What are Fermented Foods?
Fermented foods go through a lacto-fermentation process where bacteria and yeast break down starch and sugars. This not only helps enhance food preservation, but also produces a number of beneficial enzymes, B-vitamins, omega-3 fatty acids, and various species of good bacteria genetically similar to strains used in probiotics. This makes eating fermented foods an easy way to support a healthy gut microbiome.
Examples of Fermented Foods
A few examples of popular and easy to find fermented foods are kimchi, kefir, tempeh, kombucha, miso, pickles, some cheeses, sauerkraut, and probiotic yogurt.
What are the Benefits of Fermented Foods?
There are a number of potential health benefits associated with consuming fermented foods. These foods that are rich in probiotic bacteria help add beneficial microorganisms and enzymes to the intestinal floral, which not only promotes a healthy gut and digestion, but a healthy immune system as well. A large proportion of immune cells live in the lining of the GI tract, and the probiotic bacteria supplied by fermented foods may help strengthen the immune system by supporting intestinal permeability and barrier function. Probiotic foods are also helpful after a round of antibiotics, as the number and diversity of healthy microbes in the gut may have suffered during the course of treatment as antibiotics kill both ‘bad’ and ‘good’ bacteria. Eating fermented foods for a healthy gut may also play a significant role in benefitting overall health and wellness, as the state and diversity of the gut microbiome has been linked with mood, behavior, energy, weight, food cravings, hormone balance, immunity, and more.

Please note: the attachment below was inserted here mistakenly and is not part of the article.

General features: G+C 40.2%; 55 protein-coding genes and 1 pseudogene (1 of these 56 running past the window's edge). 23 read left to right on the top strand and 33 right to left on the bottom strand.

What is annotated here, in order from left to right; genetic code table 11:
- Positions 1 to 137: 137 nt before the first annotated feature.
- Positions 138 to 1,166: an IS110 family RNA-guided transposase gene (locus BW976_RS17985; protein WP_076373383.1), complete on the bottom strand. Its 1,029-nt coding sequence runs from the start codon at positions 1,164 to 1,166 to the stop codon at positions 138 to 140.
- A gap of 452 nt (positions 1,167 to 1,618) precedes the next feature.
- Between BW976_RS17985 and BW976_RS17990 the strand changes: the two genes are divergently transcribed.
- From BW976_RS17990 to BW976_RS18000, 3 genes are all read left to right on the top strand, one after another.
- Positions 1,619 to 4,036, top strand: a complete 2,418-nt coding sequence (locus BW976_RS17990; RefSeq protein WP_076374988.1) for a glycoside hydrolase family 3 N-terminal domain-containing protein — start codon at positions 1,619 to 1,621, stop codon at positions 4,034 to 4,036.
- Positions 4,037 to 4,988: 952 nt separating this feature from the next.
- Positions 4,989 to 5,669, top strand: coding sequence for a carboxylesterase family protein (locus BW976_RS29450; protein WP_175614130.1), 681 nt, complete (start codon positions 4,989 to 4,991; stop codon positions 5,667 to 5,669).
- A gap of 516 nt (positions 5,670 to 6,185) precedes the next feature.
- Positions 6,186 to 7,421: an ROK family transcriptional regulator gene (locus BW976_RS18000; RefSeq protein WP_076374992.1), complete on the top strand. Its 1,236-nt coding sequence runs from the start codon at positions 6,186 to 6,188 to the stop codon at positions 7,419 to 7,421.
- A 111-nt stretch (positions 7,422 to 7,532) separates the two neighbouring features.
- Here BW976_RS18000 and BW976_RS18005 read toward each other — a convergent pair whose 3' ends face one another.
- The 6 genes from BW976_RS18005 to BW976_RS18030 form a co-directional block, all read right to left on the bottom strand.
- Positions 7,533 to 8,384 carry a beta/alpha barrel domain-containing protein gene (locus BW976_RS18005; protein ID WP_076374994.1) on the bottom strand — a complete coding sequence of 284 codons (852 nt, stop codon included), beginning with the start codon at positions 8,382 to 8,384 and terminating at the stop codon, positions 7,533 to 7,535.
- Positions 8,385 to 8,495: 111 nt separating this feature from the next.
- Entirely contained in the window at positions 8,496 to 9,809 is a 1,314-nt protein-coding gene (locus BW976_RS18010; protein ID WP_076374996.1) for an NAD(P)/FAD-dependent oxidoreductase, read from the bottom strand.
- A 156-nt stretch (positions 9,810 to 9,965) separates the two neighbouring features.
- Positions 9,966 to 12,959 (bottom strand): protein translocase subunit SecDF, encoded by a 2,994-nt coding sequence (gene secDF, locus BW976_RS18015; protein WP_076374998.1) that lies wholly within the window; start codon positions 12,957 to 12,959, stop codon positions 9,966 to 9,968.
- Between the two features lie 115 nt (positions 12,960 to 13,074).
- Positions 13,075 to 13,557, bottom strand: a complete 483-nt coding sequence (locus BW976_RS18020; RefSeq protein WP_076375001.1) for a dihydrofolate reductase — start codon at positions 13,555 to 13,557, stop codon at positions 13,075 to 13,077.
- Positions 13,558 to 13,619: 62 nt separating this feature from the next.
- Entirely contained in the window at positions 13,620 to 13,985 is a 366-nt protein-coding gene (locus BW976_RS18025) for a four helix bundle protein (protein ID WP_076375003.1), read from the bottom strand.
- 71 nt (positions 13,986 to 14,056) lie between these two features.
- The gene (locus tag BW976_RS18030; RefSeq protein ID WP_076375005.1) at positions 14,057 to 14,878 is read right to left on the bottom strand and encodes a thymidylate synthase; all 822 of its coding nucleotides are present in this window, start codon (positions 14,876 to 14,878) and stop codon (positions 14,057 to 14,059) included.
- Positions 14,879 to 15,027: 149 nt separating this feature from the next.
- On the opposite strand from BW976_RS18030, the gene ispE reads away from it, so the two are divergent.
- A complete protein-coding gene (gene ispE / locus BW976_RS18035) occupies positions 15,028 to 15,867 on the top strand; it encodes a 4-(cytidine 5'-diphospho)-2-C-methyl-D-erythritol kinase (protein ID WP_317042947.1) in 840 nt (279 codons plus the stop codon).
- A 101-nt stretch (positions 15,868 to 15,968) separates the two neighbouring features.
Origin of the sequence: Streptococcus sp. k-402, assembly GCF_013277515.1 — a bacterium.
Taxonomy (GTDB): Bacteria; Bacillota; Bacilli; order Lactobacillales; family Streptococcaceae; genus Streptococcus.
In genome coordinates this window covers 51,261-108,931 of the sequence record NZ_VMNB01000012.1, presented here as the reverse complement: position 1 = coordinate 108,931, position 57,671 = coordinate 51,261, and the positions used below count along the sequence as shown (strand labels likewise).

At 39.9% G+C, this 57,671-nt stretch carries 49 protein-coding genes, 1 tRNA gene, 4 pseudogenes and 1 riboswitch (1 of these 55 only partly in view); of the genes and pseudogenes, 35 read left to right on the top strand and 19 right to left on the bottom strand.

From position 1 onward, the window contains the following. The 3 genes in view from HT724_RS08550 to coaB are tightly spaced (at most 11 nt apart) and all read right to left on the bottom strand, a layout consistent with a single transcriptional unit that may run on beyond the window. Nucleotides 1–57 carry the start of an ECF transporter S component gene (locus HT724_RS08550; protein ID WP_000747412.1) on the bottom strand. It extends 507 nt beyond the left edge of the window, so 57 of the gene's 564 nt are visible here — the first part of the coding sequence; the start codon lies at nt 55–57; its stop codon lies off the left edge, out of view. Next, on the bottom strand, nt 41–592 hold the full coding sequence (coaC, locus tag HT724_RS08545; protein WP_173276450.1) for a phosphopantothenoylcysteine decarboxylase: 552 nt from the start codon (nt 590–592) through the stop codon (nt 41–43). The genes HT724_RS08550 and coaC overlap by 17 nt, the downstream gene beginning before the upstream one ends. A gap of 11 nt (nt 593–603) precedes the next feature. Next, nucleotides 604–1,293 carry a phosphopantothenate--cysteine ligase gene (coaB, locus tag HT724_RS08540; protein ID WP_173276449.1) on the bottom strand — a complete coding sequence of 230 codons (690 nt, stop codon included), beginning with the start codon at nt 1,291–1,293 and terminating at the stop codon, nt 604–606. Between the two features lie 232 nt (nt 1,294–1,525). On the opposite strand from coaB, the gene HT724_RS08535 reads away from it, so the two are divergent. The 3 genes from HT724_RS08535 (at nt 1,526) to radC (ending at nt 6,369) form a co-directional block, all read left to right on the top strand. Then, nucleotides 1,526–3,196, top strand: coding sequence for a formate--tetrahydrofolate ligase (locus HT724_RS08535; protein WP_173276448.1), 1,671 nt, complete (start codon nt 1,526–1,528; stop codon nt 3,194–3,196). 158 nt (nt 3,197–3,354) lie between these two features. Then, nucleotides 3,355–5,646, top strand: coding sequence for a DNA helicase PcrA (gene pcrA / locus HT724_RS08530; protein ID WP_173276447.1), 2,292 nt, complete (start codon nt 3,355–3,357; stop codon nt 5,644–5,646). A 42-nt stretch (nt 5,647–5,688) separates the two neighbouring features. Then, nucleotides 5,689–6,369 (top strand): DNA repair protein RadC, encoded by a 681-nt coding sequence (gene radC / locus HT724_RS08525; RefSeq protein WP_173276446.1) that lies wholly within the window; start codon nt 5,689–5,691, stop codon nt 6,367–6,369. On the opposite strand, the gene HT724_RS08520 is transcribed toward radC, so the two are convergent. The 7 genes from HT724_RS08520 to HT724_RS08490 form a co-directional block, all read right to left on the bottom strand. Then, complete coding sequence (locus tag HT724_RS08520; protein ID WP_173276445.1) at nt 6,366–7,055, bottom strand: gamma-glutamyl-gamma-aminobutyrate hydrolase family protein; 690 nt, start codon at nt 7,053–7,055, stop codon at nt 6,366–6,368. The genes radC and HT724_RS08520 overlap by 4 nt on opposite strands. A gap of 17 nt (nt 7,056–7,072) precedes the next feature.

If I Eat Fermented Foods, should I still take Probiotics?
There isn’t a fixed recommended daily intake for probiotics, and no exact science as to which fermented foods, and at what quantity, is best for supporting gut health. A good guideline would be to try to incorporate as many fermented foods into your daily diet, with or without probiotics.